Swimming is worth fighting for

April 23, 2009

“Lost causes are the only ones worth fighting for.”

— Clarence Darrow

 It was a little more than 10 years ago when I got my first head coaching job. It was as wrestling coach at a wonderful little Catholic high school in Leavenworth, Kan., called Immaculata (Go RAIDERS!!!). It was a program that constantly was struggling for numbers, constantly struggling for support and basically constantly struggling to stay alive.

Shortly after I got the job, one of the wrestling parents came up to me at a community function, and with a laugh handed me a small medal on a chain.

“This is St. Jude,” he said. “I know you’re not Catholic, but it’s the patron saint of desperate causes. With this program it’s not a bad idea to keep this around.”

I hung on to the medal, usually had it with me at most meets. It was kind of a good luck charm, and it paid off. In four years we went from a team that once lost a dual meet 84-0 to one that was pretty competitive in a tough conference and at the Regional and State levels by the time I was done.

I have always been a champion of the lost cause. I guess that is how I ended up as swimming coach at Vinton-Shellsburg High School. And I still have the medal.

Don’t get me wrong; swimming is not a lost cause. Actually it’s far from it. It is a great sport, it’s the greatest conditioning activity you can do, and frankly, it’s a lot of fun. I was always disappointed that we didn’t have high school swimming yet when I was in school; I may have done that instead of wrestle (I know I’d have been better at it).

For 30 years swimming has been at sport in Vinton. It hasn’t gotten the notice of a lot of sports, and many times it has had to be fought for in front of a school board meeting. But it has survived. Now it’s time for it to thrive.

Monday night we once again kept boys’ swimming alive. Yeah, I’m working for free next season. Someone tried to get me to that another time, but this time it was worth fighting for.

And I’m sure someone will be asking me every other day how many kids I have out, but we’re going to have a team and we’re going to have a season and that’s what matters the most.

Right now, I’m working on sign-up for our girls’ program that we share with our friends at Union High School. I’m hoping to have a couple of dozen young ladies swimming for VSU this fall. We made history last year by hosting the state’s first-ever outdoor high school meet and will do it even bigger and better Aug. 29, when we host the second Fun In The Sun Classic at the La Porte City Family Aquatic Center.

Why do I do this? I don’t know; you could probably question my sanity or judgment. But there is one very good reason: I love it (LOVE IT) when someone tells me I can’t do something.

When my wife, Angie, and I started the Vinton Eagle in 2005 (there’s irony for you), lots and lots of people told us we were crazy. Yet, we succeeded. Until the day we left, we put out a quality product and never lost sight of our journalistic values. If nothing else, we helped the Cedar Valley Daily Times get better. That’s we wanted – our hometown to have a good paper.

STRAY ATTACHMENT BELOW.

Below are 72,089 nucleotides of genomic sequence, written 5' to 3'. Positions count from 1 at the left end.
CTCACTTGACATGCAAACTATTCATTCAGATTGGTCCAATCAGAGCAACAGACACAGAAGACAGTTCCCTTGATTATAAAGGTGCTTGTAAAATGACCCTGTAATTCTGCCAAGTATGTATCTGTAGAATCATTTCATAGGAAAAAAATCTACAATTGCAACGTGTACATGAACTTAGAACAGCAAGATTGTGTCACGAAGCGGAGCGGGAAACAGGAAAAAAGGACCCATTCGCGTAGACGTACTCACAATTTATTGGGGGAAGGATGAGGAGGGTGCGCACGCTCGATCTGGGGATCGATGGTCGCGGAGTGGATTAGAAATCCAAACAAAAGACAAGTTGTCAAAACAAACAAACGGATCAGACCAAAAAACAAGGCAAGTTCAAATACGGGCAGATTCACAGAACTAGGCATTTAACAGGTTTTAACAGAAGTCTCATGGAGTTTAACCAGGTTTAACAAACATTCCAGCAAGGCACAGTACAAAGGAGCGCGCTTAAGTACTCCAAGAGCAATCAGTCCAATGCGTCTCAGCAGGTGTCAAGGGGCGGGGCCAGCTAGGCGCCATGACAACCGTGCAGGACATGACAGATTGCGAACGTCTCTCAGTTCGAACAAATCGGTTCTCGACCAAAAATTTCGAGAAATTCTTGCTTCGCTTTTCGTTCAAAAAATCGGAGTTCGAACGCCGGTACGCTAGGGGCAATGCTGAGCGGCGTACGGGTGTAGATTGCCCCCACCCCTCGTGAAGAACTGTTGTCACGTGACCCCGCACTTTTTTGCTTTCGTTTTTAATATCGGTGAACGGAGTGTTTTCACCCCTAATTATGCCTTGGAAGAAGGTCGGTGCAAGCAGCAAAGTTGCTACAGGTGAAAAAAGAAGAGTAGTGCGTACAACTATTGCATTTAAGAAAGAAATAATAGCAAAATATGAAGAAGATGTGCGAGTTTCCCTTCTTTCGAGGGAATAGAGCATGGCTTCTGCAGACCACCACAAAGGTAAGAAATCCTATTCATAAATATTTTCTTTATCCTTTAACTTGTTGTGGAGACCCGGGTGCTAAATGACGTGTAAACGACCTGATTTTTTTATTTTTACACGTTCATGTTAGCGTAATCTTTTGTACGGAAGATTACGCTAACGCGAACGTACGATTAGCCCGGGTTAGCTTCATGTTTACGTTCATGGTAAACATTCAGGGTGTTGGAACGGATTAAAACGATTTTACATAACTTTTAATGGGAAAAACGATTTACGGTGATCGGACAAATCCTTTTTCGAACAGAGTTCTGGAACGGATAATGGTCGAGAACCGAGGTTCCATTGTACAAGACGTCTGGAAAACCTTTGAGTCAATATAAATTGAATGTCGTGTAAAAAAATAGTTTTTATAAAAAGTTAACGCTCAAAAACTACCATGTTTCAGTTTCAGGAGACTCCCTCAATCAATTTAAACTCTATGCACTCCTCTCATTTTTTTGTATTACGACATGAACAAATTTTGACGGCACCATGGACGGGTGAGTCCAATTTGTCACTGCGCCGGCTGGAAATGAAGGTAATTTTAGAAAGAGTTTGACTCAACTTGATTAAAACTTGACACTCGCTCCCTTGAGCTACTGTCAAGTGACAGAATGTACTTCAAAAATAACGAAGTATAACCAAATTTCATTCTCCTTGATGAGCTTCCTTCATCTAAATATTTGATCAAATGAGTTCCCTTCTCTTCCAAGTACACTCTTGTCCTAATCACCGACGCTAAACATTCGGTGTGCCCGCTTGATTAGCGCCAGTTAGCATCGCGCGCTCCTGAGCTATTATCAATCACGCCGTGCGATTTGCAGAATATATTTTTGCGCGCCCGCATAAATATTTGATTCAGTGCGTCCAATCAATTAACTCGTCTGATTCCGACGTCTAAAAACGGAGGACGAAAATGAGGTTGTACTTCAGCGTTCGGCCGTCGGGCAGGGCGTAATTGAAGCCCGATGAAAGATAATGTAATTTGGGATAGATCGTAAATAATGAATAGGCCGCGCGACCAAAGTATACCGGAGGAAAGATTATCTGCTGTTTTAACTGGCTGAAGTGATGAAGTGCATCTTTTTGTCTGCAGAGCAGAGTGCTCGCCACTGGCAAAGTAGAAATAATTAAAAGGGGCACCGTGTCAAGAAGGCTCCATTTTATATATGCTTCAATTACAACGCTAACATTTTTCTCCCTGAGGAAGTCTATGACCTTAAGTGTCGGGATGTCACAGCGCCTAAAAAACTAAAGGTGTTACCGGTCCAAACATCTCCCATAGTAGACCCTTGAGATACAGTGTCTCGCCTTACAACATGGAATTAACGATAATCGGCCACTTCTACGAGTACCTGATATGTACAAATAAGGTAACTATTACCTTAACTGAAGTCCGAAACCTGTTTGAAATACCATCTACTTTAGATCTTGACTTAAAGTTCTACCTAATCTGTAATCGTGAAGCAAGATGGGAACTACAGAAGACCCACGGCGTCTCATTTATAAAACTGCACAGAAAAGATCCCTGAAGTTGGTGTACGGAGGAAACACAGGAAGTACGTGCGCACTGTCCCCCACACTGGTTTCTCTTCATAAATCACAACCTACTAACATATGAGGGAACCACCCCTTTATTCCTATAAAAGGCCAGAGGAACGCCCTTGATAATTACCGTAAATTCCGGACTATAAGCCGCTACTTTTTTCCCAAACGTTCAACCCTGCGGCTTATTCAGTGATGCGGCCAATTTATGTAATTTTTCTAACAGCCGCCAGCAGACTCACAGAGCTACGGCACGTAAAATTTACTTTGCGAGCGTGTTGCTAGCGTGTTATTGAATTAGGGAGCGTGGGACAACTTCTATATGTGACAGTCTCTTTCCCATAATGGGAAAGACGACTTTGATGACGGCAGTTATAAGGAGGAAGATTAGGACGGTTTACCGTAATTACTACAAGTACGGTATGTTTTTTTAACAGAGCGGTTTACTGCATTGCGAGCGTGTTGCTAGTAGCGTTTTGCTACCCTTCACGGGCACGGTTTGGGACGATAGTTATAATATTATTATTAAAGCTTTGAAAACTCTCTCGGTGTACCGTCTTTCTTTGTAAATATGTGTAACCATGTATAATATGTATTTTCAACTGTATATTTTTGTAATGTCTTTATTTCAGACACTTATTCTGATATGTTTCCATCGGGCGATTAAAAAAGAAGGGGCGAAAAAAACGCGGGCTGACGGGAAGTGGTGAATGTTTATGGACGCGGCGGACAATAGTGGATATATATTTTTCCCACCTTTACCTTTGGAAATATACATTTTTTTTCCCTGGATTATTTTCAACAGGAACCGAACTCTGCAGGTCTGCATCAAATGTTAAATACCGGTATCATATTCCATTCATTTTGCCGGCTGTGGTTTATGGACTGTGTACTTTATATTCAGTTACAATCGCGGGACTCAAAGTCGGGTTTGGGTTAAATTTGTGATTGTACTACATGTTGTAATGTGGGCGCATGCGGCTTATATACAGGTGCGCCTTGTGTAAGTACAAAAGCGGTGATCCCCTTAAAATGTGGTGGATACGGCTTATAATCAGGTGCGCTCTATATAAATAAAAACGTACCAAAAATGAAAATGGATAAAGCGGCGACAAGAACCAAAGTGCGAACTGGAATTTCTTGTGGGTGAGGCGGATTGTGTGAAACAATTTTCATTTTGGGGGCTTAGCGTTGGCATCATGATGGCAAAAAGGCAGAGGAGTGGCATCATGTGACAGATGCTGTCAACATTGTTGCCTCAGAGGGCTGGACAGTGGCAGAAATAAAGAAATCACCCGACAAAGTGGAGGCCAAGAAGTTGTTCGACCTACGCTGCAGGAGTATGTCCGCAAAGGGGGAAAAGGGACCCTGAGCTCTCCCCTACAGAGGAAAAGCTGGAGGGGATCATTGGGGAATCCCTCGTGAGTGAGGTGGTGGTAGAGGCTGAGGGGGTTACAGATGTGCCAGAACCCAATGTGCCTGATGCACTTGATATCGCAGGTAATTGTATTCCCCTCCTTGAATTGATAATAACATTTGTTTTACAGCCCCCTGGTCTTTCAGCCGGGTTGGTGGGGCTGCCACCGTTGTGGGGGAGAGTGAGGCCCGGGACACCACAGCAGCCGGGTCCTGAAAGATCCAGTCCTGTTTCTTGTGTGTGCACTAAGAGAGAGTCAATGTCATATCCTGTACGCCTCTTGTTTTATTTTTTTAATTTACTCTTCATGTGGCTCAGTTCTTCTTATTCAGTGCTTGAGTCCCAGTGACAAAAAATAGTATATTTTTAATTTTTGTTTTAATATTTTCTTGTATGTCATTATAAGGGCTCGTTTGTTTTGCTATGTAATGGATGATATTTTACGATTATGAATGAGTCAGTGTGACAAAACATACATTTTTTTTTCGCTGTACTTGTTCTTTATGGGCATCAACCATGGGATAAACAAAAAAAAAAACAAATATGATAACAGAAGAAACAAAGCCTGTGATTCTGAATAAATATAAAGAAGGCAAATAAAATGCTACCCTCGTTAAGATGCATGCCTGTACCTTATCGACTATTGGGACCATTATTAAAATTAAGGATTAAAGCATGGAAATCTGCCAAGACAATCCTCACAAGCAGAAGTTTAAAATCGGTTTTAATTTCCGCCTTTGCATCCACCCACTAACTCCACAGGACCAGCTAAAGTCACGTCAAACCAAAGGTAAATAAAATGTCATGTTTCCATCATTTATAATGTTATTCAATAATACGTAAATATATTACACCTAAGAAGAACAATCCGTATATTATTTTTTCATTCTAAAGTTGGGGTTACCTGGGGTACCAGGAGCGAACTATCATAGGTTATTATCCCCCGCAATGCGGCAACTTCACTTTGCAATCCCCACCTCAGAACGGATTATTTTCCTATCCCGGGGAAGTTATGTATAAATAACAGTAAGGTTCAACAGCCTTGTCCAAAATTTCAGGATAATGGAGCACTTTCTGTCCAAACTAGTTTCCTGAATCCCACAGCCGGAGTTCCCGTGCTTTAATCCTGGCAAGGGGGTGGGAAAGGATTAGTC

And that’s kind of the way I approach coaching swimming at Vinton-Shellsburg. There are a lot of people out there still telling me that swimming is a lost cause. “It’s not a WaMaC sport (I’m so sick of that argument); it’s getting in the way of other programs; Blah, Blah, Blah….”

Bring it on. From me and my swimmers and our supporters, we say bring it on. Tell us we can’t. Tell us we don’t belong. Tell us whatever you want. And keep telling us.

Next year, I’m sure I’ll be right back in front of the school board, making the same arguments again. I have no problem with that. I love to talk about my program and my kids and I love a good fight. The way I figure it, the higher the barrier someone puts in front of you, the sweeter the feeling when you clear it.

Eventually, our numbers will be big enough and our success will be good enough that we’ll outlast the people that want to get rid of us.

As Clarence Darrow so aptly put it, lost causes are the only ones worth fighting for. Darrow fought for causes that no lawyer in his right mind would fight for, and while he didn’t always win, he always fought.

And, we are inspired by the fight of our greatest champion, Vinton-Shellsburg school board member Megan Rickels, who carried our banner the highest. She knows something about fighting on herself. Thank you Megan, we won’t let you down.

So VSU and Vinton-Shellsburg swimmers, we fight on. And we fight because it’s worth fighting for.

Bring it on!


Young Angel’s death felt here in Eastern Iowa

April 11, 2009

My favorite professional sport has always been baseball. I was raised a Cardinal fan by father whose hero was Stan Musial. I became a Royals fan in the 1970s when I was stationed near Kansas City while I was in the Army and only reinforced that when we lived in the KC metro for seven years.

angels1But another team always fascinated me. Their name, their uniforms (the halos on top of their 1960s caps were awesome), and lately, their class as a team and organization is something I truly respect and admire. I am speaking of the Los Angeles Angels of Anaheim.